The Indo-US nuclear deal, which was first conceptualised by the signing of framework agreement on July 18, 2005 by India and the United States (US), was considered as most important diplomatic win for India in the light of the fact that India has conducted two nuclear tests but had not signed the nuclear Non-proliferation Treaty (NPT) and Comprehensive Test Ban Treaty (CTBT). Under this deal, the US agreed to start full civil nuclear cooperation with India while the latter had to separate its civil and military nuclear installations. India is the only country in the world which is not a signatory of NPT and has got this exceptional deal. It signifies the rising importance of India in the current geopolitical scenario.
Obstacles to the Agreement
In order to materialize, the deal had to go through many stages in various agencies including an amendment of the domestic of law of the US, an agreement with the International Atomic Energy Agency (IAEA, the international nuclear watchdog), waiver from Nuclear Supplier Groups (NSG, a cartel of nuclear materials), apart from facing various protests from different parties like left, BJP etc. in India. Despite successfully going through so many complex stages to get materialized; the deal was stuck for almost seven years on the question of liability in the event of an accident. This ultimate logjam was cleared during the latest visit of US President Obama to India. Now both India and the US have resolved key hurdles pertaining to the liability of suppliers of nuclear reactors in the event of an accident and the tracking of fuel supplied by the US and other countries for its proposed nuclear plants.
The issue of nuclear liability and tracking of nuclear material supplied were the only bone of contention left for the conclusion of agreement. As per the international norms, in case of any accident, the Indian government would have to pay heavy damages because all the nuclear plants in the country are run by the state-owned Nuclear Power Corporation of India (NPCIL).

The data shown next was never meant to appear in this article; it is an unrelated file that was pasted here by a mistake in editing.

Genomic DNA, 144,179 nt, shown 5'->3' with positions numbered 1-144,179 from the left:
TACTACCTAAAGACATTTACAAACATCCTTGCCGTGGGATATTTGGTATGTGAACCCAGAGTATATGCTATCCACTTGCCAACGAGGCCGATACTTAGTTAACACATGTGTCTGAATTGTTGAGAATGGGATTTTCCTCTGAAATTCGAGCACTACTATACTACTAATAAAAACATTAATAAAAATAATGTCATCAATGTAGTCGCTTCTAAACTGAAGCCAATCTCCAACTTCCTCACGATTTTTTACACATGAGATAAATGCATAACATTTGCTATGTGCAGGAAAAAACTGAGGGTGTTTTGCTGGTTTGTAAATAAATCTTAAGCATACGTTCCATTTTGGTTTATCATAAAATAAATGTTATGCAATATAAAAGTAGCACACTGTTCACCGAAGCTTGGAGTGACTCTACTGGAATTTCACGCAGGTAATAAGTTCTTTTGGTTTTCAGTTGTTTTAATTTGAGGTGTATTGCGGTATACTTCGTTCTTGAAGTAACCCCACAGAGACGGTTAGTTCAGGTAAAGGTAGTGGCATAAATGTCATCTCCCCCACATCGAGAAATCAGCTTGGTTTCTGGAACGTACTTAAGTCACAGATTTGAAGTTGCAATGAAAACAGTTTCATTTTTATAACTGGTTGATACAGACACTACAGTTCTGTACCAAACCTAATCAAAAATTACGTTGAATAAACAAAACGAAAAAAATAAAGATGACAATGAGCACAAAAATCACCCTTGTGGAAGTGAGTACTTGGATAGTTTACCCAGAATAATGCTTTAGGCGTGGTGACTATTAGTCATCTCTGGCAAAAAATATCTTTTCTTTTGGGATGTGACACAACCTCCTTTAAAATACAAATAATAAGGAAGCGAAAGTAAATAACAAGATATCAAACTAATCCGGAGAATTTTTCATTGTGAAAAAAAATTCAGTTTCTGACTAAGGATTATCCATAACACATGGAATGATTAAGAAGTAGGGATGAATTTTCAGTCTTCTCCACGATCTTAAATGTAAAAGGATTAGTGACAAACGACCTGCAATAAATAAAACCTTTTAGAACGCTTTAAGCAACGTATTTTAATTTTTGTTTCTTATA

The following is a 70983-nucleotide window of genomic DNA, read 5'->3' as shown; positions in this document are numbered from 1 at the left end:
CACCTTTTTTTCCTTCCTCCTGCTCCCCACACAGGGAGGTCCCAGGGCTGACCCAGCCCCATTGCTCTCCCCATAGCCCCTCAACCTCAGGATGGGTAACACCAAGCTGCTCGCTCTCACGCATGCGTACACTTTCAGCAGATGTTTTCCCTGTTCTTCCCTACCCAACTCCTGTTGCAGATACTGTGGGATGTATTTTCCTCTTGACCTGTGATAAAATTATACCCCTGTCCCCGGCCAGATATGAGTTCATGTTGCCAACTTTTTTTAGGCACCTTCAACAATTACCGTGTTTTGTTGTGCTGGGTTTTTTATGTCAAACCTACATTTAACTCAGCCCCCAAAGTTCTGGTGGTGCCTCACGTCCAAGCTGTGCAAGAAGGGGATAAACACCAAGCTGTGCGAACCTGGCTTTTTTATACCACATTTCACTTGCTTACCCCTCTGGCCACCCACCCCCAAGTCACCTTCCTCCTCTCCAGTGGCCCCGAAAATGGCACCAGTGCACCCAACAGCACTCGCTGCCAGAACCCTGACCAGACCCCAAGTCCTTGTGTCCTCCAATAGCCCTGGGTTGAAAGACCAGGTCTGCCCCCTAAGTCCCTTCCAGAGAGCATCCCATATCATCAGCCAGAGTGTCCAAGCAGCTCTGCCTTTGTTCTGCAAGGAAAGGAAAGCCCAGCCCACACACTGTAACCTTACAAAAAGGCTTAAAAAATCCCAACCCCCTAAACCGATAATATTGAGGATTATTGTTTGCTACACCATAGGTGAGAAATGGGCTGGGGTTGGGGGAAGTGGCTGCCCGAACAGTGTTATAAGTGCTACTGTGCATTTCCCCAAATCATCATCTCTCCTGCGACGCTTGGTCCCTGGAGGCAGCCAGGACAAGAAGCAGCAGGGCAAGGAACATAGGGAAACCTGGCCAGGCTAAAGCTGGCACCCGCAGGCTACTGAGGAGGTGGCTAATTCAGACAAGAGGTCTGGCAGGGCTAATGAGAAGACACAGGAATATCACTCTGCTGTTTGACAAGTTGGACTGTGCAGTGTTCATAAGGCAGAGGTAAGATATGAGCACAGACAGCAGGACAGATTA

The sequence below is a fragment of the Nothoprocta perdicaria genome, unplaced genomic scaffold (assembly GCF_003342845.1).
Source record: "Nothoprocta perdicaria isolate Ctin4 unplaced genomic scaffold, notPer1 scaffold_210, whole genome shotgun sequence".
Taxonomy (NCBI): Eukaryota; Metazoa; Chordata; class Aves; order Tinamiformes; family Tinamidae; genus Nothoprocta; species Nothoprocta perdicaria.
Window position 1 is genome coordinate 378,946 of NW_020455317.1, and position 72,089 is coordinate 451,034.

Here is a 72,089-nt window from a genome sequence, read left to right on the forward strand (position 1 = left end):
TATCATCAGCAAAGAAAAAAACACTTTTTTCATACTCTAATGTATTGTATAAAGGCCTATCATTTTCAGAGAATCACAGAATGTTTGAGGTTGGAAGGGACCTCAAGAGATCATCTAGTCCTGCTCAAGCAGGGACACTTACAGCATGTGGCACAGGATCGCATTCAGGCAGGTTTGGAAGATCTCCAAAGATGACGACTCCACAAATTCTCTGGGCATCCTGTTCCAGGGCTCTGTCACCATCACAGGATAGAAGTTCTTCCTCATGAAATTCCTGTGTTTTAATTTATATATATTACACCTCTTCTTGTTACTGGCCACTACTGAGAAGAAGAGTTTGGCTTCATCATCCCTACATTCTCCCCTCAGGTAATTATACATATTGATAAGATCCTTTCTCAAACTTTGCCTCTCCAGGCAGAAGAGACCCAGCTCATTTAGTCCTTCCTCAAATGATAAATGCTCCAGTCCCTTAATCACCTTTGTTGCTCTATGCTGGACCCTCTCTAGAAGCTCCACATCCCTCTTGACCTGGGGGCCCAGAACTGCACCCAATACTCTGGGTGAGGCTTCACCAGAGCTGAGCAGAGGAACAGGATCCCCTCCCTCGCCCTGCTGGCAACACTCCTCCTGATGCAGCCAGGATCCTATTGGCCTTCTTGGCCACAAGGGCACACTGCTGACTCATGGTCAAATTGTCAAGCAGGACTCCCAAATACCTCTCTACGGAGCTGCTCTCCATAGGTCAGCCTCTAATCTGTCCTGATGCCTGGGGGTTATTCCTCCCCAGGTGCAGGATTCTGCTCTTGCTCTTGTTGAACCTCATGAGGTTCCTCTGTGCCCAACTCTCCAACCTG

As per a new plan, those companies engaged in building nuclear reactors in India would buy insurance from the state-run reinsurer General Insurance Corporation (GIC). The companies would then recoup the cost by charging more for their services. Alternatively, the NPCIL would take out insurance on behalf of these companies. On the question of tracking of nuclear material, the US has agreed to withdraw from tracking clause.
Nuclear Deals with Other Countries
After all the obstacles to end the nuclear isolation of India were cleared by the IAEA and NSG, France became the first nation to sign a nuclear deal with India. After France, the countries which have agreed to supply the nuclear fuel to India for peaceful uses are Mongolia, Namibia, Argentina, Canada, Kazakhstan, Russia, South Korea and Australia. Now with the clearance of deal with the US as well, India now have supplier from every continent of the world.
Benefits of the Deal
- Since the nuclear deal had called for the separation of civilian and military reactors, there is no risk of revelation of military secrets of the country as many analysts particularly from left had feared.
- The most important benefit from the deal would be the answering of energy woes of India. India is the energy starved country and any addition to the countries energy capabilities would be a welcome step.
- As India aspires to increase the share of nuclear energy in total power generation to 9 percent from the current 3 percentapprox in next 25 years, it is highly unlikely for it to achieve this goal with domestic supplies only.
- Apart from energy benefits, deal is also of great geopolitical significance making India the only country in the world to have waiver agreement with NSG and IAEA despite being a non-signatory of NPT.
- The major concern raised by the critics of the deal was the enormous cost to generate power from a nuclear reactor. They believe that increasing share of nuclear energy from current three to six percent would require additional capital of around INR 50,000 crores. This is indeed a huge amount for a developing country like India.
- Another concern is about safety which became evident after the Fukushima nuclear disaster of Japan in March 2011. Fukushima disaster led many countries rethink their nuclear ambitions.
Though both cost and safety are real concern but not strong enough to cut short the nuclear ambitions of India. While cost can be taken care of in the long term, with the resolving of liability agreement, safety is also not given a bypass. Moreover, any concern or threat must not be seen as an obstacle but as an opportunity to care of possible ill-effects and device a foolproof plan of development. Energy is most vital requirement for the growth of India and country should ensure the development of all the possible sources of energy including nuclear energy.